For the third time in four weeks, workers at the Port Kembla Coal Terminal have been locked out amid claims their concerns about job security aren’t being taken seriously.
The workers were due to return on Friday morning after an earlier week-long lockout but the PKCT sent a notice late on Thursday that it would be extended until 7am on February 14.
Combined with an early lockout and a week of strike action it means by February 14, it will be a month since the workers were last on shift.
The latest lockout comes after workers rejected the company’s latest attempt to rework a contentious clause in the enterprise agreement that would prohibit PKCT from sacking workers and replacing them with contract labour.
PCKT has denied this is their intent.
A statement from PKCT claimed the new lockout was in response to a second request to place a moratorium on industrial action “out of concern for PKCT’s employees and their families”.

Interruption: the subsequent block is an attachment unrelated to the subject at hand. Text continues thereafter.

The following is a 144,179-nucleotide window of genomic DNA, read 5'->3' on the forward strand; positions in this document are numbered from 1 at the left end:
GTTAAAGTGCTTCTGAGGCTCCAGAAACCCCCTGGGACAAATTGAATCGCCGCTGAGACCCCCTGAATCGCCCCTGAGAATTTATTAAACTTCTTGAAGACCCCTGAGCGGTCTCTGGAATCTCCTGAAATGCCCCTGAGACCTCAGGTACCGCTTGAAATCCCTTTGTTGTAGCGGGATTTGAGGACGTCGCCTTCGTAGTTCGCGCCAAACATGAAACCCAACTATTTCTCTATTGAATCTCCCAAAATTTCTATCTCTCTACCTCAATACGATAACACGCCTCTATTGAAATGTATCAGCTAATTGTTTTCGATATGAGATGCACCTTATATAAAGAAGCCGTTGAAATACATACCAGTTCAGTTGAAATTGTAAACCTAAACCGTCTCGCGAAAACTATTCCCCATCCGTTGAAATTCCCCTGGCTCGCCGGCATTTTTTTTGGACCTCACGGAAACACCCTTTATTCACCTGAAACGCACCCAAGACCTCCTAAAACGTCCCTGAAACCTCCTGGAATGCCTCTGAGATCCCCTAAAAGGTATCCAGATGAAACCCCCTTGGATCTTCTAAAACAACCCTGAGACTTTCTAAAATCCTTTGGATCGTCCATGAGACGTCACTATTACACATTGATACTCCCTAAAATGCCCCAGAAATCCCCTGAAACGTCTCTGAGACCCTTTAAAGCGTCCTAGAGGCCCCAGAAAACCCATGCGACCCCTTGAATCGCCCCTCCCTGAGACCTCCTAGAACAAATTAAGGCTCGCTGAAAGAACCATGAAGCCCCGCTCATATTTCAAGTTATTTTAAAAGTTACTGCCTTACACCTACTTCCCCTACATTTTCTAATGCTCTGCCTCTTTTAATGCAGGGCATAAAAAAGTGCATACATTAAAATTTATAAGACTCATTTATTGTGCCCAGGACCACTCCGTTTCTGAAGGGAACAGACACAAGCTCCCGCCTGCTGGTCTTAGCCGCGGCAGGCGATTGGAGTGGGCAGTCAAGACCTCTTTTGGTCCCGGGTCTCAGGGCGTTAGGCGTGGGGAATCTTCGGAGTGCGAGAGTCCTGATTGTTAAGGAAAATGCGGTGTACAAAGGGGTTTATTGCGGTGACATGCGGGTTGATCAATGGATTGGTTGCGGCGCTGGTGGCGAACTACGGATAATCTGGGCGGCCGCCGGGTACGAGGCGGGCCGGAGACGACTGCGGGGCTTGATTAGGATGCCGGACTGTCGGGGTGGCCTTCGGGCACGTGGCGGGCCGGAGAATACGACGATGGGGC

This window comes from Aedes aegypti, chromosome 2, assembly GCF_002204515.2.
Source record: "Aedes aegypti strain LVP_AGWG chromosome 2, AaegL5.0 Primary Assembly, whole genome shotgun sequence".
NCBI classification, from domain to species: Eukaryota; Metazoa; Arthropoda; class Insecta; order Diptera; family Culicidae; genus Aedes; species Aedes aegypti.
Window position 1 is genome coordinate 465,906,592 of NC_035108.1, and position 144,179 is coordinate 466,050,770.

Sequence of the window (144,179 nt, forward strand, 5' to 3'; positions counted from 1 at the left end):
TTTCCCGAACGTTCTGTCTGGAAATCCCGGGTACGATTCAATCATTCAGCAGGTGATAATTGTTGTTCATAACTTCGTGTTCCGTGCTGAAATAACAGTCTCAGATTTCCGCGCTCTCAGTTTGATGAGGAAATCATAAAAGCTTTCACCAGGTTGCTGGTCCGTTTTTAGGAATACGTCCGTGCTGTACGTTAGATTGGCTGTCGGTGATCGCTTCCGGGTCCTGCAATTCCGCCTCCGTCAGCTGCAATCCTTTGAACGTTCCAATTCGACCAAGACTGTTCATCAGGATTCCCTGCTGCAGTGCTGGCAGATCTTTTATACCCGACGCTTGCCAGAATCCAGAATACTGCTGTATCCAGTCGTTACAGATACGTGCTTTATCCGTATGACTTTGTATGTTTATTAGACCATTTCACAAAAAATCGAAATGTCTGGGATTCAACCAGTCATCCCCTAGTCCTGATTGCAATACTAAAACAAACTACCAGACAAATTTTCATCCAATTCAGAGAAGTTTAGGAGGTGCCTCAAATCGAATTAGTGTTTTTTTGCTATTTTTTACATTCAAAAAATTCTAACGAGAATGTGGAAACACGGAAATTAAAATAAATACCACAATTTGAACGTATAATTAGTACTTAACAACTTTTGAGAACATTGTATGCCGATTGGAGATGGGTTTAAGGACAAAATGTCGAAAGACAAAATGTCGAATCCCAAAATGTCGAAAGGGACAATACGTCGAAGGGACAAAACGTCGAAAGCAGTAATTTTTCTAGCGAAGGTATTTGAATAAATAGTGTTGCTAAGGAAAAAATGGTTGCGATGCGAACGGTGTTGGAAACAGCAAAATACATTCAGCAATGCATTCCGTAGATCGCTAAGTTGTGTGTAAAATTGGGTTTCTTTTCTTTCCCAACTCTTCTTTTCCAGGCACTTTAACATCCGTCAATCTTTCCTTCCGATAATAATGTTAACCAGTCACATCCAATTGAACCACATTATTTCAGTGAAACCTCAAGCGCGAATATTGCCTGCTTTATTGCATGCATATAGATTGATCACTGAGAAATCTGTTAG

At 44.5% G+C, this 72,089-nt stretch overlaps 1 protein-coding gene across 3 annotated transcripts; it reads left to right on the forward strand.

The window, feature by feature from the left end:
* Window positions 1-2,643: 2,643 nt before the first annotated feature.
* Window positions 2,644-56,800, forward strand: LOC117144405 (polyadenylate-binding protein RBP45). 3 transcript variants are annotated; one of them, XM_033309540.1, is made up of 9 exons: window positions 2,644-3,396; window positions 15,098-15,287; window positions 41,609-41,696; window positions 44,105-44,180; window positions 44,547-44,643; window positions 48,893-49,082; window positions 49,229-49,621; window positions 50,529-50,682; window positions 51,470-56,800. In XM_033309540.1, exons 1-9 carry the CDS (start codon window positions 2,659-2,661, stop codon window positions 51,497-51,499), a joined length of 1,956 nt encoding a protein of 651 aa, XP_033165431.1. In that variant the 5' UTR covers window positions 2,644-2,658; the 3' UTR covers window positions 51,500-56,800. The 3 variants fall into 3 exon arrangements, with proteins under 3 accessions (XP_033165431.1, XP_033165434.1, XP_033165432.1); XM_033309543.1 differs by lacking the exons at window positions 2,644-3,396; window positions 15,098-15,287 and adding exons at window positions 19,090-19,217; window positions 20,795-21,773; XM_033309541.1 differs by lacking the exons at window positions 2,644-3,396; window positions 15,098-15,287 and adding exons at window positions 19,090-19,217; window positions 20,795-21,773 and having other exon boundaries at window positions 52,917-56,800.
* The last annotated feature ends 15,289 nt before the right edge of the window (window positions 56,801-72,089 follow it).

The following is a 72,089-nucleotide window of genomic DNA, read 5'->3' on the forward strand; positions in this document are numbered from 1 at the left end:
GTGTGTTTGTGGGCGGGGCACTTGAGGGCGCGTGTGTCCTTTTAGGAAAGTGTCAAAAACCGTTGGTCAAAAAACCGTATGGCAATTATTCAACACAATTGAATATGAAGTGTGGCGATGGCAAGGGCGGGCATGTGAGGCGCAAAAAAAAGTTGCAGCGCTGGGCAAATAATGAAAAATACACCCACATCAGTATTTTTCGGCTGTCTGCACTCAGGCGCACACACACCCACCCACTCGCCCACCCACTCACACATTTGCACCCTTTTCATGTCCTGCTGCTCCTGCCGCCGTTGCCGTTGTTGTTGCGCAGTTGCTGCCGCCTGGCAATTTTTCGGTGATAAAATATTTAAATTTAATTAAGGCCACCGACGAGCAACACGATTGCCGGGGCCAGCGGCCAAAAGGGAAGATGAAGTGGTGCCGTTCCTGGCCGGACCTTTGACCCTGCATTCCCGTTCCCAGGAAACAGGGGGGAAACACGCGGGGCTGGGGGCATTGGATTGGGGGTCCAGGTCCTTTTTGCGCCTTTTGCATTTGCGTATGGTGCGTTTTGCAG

The earlier request prompted the previous lockout, though Construction Forestry Maritime Mining and Energy Union (CFMMEU) representative Bob Timbs has denied any such request had been made.
The PKCT statement said it had no other choice than to lock out its own workers.
[PKCT] is contractually obliged to its customers to ensure ships, bound for international markets, are loaded with coal safely and on time,” the statement read.
“PKCT has no other choice but to ask its employees, embroiled in the ongoing industrial disruption, to remain away from work.”
The terminal is owned by a consortium of local coal producers, including South32, Wollongong Coal and Glencore. South32 manage it on the consortium’s behalf.
Mr Timbs said South32 wasn’t “serious” about workers’ concerns about job security.
“All these workers are asking for is a commitment that their permanent jobs will not be cut and replaced by contractors,” Mr Timbs said.
“We are not seeking any limit on using contractors to meet genuine peaks in demand.
“However, casualisation is out of control in our industry and our region. We won’t accept good, local permanent jobs being cut, only for the same work to be carried out by casual contractors.
“The latest offer from South 32 management falls far short of a genuine commitment. They are taking the mickey.”